3. Heyjude says:

          I prefer mice 🙂

  9. Robyn Haynes says:

    What wonderful gardens! Your photos made me desperate to visit. The ornate gate was marvellous and I loved the sculptures, especially the frog prince, although the monkeys and the fox were enchanting as well. . What plant was it that was covered in raindrops? The roses were magnificent too. Not enough superlatives for this one.

    1. Heyjude says:

      I had heard of this garden so glad to have to opportunity to visit it even though the weather wasn’t really suitable for a garden visit. But often this greyness suits flower photography as long as it isn’t actually raining. I think the leaf is Alchemilla mollis / “Lady’s Mantle.” The roses were a bonus – we saw so many in September.

  10. restlessjo says:

    Now you know this is right up my street, though it’s a few years now since I was there. You’ve done it proud, Jude. At some point I hope to catch up with your trip but the clans are gathering here and tonight we’re driving down to Doncaster Sheffield to pick Adam up. Just trying to stop the stomach churning before another long day begins. Sending hugs 🙂

    1. Heyjude says:

      I feel for you Jo. It won’t be easy, but I hope you have a day of celebration and good memories – I’ll catch up with you after Barca – hugs (( )) to you too, you probably need them more than me :/

  11. rusty duck says:

    This is a garden that is so on my list to see, fabulous shots!

    1. Heyjude says:

      Thank you RD, it is definitely worth a visit.

  12. The gardens are beautiful, and there is so much to see. I love, love the beautiful gate – wouldn’t it be wonderful to have a garden large enough to need a gate like that? I also love the fairy door! 🙂

    1. Heyjude says:

      You are right about the gate, one would have to have a large, walled garden to show it off in.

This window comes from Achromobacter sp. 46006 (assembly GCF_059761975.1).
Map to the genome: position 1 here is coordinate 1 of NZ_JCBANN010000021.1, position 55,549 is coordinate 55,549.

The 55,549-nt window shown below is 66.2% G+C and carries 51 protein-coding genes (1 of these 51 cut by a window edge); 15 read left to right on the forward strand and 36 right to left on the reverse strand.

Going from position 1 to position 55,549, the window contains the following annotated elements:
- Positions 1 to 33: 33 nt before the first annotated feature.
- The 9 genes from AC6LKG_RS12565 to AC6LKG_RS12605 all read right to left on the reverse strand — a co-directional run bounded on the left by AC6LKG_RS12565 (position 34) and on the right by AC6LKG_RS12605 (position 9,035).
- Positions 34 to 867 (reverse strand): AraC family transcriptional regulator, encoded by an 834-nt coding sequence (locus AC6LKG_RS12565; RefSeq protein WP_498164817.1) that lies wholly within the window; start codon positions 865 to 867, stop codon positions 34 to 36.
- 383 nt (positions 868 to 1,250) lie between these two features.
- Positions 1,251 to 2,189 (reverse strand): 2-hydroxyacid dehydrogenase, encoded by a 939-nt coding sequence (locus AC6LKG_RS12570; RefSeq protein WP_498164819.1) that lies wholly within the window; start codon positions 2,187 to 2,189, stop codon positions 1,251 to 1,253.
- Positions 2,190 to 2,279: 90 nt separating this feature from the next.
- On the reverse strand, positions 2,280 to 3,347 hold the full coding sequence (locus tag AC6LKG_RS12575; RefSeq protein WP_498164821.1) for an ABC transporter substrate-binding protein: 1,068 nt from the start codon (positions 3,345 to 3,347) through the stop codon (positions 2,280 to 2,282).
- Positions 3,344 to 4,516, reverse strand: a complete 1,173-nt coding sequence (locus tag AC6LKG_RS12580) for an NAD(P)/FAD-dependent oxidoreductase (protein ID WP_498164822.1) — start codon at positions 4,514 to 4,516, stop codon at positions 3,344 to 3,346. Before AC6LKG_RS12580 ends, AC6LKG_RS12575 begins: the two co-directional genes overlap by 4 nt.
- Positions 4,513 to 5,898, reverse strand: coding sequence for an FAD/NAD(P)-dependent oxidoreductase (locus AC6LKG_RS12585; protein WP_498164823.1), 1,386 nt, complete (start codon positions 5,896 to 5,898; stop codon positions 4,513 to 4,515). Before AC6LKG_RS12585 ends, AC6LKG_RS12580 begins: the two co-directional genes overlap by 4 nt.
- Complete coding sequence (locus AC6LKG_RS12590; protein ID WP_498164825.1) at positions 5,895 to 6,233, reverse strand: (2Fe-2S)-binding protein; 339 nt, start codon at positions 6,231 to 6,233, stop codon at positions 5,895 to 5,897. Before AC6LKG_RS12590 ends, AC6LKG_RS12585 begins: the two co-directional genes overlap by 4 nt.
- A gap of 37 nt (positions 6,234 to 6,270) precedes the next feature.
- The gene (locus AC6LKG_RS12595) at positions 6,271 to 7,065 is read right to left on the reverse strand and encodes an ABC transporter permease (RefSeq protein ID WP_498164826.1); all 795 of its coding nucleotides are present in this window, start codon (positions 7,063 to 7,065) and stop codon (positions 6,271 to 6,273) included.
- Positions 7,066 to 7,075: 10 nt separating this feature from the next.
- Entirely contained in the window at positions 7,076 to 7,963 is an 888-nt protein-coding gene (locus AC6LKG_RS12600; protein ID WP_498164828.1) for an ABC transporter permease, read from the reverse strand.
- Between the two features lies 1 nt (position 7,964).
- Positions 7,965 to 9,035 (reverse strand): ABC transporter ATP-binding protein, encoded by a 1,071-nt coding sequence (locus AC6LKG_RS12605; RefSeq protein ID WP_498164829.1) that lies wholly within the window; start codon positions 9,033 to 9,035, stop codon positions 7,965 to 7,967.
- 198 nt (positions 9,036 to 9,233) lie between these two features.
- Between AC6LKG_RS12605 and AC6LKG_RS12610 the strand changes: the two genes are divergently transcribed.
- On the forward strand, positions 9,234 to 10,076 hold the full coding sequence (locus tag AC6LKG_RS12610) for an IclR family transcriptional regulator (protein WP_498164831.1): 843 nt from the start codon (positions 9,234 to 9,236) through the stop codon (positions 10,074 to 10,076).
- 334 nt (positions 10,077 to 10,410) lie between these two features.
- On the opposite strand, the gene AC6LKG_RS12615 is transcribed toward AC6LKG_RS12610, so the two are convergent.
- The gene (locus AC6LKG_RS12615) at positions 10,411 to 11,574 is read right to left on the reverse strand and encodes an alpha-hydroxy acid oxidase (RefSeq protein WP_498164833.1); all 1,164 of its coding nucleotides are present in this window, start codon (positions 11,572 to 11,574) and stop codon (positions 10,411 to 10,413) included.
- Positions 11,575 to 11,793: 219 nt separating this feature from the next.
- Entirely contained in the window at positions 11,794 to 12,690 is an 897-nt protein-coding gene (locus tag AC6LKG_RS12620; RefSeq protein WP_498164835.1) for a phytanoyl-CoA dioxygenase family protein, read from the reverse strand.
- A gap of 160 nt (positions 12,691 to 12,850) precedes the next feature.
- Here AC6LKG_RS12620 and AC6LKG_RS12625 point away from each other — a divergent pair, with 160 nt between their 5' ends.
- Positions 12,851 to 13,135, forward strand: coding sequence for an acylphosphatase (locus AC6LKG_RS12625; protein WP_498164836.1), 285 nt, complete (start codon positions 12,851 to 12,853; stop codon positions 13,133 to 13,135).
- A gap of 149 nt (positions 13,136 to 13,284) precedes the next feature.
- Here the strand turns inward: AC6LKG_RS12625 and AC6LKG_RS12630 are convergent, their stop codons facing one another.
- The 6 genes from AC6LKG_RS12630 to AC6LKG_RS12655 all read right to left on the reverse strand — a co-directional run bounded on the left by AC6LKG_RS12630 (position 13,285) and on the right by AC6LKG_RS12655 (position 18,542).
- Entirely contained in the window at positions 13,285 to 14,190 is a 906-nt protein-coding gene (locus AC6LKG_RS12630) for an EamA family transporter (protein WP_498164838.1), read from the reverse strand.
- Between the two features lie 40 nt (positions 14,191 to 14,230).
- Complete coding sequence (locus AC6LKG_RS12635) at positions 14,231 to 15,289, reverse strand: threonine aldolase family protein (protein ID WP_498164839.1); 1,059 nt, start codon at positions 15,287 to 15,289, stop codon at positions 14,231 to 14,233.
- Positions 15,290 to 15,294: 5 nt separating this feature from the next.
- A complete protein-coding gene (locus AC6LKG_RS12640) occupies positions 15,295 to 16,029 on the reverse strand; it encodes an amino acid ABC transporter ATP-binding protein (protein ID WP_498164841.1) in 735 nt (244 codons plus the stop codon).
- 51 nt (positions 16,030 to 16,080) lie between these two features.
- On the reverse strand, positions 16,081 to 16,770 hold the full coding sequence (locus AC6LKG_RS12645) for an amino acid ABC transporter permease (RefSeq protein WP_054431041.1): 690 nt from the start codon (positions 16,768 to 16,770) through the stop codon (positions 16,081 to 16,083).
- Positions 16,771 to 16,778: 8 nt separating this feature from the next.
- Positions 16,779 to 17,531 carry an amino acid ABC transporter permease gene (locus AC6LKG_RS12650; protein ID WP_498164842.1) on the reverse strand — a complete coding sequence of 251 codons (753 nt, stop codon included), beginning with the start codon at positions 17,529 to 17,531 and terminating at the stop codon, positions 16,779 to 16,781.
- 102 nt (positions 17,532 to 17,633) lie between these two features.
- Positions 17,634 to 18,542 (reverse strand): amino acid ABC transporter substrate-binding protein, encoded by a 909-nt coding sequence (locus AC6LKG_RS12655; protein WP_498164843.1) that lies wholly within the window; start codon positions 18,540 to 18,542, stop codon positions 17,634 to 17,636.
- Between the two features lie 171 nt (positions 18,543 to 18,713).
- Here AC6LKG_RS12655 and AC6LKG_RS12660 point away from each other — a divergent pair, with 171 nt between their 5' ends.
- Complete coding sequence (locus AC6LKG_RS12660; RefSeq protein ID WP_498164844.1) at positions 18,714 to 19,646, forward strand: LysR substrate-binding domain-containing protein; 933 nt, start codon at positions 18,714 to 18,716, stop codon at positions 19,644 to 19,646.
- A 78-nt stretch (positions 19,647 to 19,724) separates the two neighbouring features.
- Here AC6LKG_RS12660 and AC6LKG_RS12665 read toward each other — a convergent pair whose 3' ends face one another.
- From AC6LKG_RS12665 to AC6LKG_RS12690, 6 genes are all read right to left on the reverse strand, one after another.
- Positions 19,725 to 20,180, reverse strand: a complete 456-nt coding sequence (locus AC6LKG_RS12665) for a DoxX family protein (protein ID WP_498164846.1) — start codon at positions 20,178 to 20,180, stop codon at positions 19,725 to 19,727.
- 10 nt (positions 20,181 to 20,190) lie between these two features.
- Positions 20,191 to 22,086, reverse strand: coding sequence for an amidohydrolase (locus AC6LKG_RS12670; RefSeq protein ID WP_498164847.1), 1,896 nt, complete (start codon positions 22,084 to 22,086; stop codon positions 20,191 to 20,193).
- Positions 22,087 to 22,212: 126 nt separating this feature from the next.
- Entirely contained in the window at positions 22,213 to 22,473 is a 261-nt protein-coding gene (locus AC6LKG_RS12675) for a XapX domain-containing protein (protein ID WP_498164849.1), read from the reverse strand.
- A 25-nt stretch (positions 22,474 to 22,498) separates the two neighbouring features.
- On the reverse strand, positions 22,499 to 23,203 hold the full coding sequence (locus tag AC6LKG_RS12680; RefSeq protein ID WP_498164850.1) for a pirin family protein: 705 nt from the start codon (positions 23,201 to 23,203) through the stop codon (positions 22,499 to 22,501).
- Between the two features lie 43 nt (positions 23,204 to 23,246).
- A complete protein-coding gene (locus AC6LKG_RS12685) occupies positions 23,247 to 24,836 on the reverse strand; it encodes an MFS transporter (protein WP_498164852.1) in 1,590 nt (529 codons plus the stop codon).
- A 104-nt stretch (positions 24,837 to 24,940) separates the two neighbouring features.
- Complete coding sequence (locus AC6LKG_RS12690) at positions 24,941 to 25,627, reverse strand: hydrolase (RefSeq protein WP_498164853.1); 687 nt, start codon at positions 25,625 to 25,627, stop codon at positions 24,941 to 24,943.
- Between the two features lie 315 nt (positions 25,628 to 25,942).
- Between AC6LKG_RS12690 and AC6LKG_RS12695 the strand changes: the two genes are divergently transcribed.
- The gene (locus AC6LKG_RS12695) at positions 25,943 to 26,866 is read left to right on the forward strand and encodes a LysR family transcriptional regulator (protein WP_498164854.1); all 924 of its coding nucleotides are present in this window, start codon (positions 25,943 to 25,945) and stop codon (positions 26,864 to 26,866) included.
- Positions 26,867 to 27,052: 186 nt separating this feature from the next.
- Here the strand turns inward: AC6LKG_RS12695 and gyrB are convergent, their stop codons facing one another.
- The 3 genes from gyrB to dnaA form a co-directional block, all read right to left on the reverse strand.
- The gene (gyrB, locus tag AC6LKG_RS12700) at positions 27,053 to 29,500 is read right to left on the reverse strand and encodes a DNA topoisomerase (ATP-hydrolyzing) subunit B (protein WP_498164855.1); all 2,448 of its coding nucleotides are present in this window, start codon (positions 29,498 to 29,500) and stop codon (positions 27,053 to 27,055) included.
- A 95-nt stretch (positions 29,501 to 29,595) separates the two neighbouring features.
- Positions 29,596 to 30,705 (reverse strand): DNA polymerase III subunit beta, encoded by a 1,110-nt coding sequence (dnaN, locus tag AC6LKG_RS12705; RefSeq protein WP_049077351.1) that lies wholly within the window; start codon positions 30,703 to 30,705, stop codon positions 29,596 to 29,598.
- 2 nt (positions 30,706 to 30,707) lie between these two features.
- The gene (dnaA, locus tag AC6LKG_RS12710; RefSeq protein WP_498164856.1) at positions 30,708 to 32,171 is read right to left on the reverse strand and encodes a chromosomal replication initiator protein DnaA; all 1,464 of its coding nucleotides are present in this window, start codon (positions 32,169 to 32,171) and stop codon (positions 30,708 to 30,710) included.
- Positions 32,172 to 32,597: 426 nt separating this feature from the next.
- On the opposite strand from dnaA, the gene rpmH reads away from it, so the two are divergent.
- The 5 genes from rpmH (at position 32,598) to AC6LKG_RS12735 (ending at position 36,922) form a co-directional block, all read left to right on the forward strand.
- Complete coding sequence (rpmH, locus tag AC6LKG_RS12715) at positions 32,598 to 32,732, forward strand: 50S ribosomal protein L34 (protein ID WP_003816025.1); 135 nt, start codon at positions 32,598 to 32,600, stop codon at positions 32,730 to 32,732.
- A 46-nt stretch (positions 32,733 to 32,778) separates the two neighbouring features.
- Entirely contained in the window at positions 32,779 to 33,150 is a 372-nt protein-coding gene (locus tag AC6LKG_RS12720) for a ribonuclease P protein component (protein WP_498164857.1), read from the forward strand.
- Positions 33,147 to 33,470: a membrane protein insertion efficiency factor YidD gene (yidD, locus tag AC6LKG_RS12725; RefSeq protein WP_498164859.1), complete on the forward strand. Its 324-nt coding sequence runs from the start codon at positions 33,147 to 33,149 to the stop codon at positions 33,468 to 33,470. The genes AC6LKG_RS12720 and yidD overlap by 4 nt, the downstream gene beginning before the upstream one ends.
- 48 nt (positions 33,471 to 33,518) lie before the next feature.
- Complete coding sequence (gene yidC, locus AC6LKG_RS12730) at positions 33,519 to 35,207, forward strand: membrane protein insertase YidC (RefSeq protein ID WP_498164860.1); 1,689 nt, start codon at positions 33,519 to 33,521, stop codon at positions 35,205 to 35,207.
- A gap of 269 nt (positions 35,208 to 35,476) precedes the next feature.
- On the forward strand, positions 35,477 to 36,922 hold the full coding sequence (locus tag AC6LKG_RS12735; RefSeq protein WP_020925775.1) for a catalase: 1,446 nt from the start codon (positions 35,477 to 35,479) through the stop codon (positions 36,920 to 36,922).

1. Indeed. Now all we need is that big Lotto win!

        1. Heyjude says:

          Never going to happen – I don’t buy tickets!

  13. Hi Jude!
    The climbing rose gate is breath-taking!You have shot it so well! Seems like the entrance to a fairy tale! Also liked the Frog prince; would make an interesting sight.

  14. Dina says:

    Oh dear, now I have a very hard decision to make … Alnwick looks so amazing and beautiful through your camera! The English weather is fine. 🙂
    We are going up north in May and so far we have two days planned for the Farn Islands and Bamburg. I had already decided against a stop at Alnwick, because we are quite eager to spend half a day in Barter Books around corner. Now the girls have seen your lovely shots of the fairy door and course the say, it’s a must for us!! Jude made this photo especially for us to go there, so we are!
    Are you familiar with Barter Books, Jude?

    1. Heyjude says:

      I shall be writing a post about Barter Books soon Dina, we spent a couple of hours inside waiting for the rain to ease off before visiting the garden. The garden is about 1/2 mile from the bookshop. Easy to do both in one day. I am glad the girls love their fairy door 🙂

      1. Dina says:

        They love it! ❤
        We're looking forward to your report on Barter Books, Jude. Please give us a shout, we're packing for Norway and we miss so many posts being on the road. 😦

        1. Heyjude says:

          Won’t be for a while Dina, I’m writing about Barcelona for a bit before I get back to the England/Scotland trip.

  15. Liz D. says:

    Amazing pics. full of character and vibrancy! I miss the beauty of European countryside.